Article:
Snapchat Leaps From Social Media Hype To Messaging Life Companion
Snapchat rolled out a new set of features to its chat capabilities yesterday. Besides adding direct voice and video calling capabilities, the ‘Chat 2.0’ now offers a seamless way to switch between various types of communication within a chat session. Users can now start a conversation and utilize all voice, video, text, and stickers within a single session. The critical part is that they never have to switch off the existing session. Instead all forms of communications seamlessly overlay within it.
The move arguably puts Snapchat to the forefront of messaging experiences, when compared to the likes of Messenger, Whatsapp or Instagram, none of which currently offer such comprehensive set of chat capabilities within a single chat session.
Messaging users often engage with multiple messaging platforms as each is deemed appropriate for different types of communication with different people. Over the past years, each major messaging platform has developed their own signature use case, with Whatsapp built upon text messaging and simplicity, Instagram taking the picture space or Skype and Face Time with video calling. Each messaging platform carved out a territory they are mostly used for. Snapchat’s new update essentially takes all these use cases and makes them available within one single experience.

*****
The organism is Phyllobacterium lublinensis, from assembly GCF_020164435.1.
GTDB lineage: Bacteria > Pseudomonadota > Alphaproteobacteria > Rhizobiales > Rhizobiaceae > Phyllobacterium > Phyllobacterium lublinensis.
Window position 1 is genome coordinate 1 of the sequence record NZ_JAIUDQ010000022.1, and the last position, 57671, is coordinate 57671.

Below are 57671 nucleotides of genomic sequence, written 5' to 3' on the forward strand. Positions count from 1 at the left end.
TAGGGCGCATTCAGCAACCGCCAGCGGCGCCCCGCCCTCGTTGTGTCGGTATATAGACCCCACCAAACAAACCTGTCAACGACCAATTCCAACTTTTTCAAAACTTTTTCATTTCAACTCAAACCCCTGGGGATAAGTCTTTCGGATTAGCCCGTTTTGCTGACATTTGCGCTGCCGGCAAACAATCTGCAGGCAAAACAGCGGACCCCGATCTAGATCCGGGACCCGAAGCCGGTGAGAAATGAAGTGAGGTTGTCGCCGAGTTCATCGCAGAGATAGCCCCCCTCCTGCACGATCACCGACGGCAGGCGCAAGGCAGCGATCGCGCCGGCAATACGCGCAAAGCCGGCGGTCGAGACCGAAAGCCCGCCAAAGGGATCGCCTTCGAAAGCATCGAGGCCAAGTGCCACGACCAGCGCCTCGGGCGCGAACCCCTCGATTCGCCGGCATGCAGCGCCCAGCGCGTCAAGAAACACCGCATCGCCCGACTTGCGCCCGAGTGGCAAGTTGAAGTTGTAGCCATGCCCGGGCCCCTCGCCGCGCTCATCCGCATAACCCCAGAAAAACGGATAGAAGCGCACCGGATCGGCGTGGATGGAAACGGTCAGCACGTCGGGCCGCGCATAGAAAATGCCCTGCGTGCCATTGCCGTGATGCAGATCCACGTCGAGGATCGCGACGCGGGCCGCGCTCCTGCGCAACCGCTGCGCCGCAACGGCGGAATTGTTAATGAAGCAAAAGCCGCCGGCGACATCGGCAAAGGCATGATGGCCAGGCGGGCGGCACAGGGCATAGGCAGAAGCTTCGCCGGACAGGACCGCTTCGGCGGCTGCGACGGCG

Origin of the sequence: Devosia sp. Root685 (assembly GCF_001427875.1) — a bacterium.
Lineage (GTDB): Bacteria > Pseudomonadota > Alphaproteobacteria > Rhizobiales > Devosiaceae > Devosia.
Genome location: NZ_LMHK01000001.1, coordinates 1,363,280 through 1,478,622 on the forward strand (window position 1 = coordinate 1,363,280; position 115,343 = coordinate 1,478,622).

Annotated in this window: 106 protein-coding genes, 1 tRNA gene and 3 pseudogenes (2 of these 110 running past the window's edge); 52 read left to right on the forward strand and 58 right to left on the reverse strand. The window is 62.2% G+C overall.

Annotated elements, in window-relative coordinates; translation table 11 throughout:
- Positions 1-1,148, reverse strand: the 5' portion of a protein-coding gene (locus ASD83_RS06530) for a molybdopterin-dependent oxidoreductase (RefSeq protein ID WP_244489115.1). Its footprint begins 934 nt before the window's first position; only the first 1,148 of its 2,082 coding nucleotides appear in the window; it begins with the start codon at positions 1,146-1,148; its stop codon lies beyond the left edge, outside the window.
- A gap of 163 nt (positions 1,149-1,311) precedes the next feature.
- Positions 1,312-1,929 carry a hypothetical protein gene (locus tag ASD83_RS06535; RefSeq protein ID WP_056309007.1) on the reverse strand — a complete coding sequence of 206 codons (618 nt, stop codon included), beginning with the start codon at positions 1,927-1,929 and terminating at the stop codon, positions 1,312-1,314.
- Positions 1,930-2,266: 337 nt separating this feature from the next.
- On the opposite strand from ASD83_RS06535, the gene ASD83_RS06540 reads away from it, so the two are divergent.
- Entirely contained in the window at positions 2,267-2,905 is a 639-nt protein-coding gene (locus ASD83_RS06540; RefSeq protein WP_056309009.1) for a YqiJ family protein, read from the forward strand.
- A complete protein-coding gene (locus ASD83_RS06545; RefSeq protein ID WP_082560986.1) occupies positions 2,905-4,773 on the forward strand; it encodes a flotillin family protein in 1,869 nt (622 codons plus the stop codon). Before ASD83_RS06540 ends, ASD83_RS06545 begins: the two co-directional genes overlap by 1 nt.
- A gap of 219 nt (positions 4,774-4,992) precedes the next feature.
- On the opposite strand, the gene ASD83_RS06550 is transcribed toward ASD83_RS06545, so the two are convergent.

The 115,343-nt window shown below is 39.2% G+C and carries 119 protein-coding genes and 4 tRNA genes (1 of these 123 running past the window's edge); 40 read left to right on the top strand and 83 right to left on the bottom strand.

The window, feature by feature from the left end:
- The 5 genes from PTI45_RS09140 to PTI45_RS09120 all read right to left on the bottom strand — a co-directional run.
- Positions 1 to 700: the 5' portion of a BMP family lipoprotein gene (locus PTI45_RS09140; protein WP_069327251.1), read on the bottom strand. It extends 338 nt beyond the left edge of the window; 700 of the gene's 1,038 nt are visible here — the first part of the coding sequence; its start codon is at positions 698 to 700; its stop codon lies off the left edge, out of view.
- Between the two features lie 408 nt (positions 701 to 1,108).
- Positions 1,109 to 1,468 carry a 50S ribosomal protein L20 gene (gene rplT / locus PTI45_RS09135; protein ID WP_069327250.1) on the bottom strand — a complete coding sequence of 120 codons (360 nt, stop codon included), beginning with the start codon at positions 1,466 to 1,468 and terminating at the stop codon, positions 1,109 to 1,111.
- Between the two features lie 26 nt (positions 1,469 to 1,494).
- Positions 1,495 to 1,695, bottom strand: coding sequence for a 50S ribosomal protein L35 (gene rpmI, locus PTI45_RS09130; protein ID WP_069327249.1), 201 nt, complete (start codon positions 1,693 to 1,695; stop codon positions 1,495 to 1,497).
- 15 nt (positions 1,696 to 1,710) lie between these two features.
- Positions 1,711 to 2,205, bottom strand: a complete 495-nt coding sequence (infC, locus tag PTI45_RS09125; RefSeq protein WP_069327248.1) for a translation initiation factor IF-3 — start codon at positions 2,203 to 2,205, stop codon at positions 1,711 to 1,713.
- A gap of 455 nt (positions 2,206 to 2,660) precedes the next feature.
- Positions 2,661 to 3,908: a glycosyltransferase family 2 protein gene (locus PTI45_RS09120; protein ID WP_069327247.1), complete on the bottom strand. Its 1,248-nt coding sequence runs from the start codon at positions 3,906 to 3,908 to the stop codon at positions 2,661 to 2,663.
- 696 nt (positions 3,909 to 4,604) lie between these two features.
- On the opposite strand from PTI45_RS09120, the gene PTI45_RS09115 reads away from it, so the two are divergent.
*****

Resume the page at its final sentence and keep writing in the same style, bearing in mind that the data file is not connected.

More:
Despite amassing an impressive 214 million monthly active users (for more data and analysis on key messaging platforms, refer to our Mobile Messaging Platforms Report) Snapchat’s use case had been traditionally aimed at a rather niche type of mobile messaging (i.e. perishable snap messaging). Indeed adding the more conventional direct phone/video call functionality opens the door for more mainstream audiences to warm up to the platform. But perhaps even more importantly, it gives existing users less of reason to switch off the app and continue communication via a competitor’s platform instead. Naturally, the longer Snapchat can keep users engaged on its platform, the better its chances of monetization. Success of ad-supported messaging platforms is directly dependent on how good of a job can they do to keep consumers within their ad inventory ecosystems.
It will be interesting to see how other messaging platforms will react to this development. While messaging behemoths like Messenger currently have large enough audiences to gradually ‘move on’ from improving the core user to user messaging experience to more disruptive innovations such as bot services, they can’t afford to sleep on their laurels either. In the US ,Facebook is already loosing traction with its youngest audiences often no longer finding Facebook ‘the coolest platform on the block’. The youth adoption momentum is on Snapchat’s side. And now the update gives Snapchat a very real way of leaping from the reputation of a social platform with a hype expiry date towards a messaging life companion for younger audiences. In other words, Chat 2.0 shows us that Snapchat is here to stay as it defines a more comprehensive use case for mainstream audiences. If through such improvements, Snapchat manages to keep its audiences within its ecosystem as they age, it presents a long-term threat which incumbent messaging platforms should not take lightly.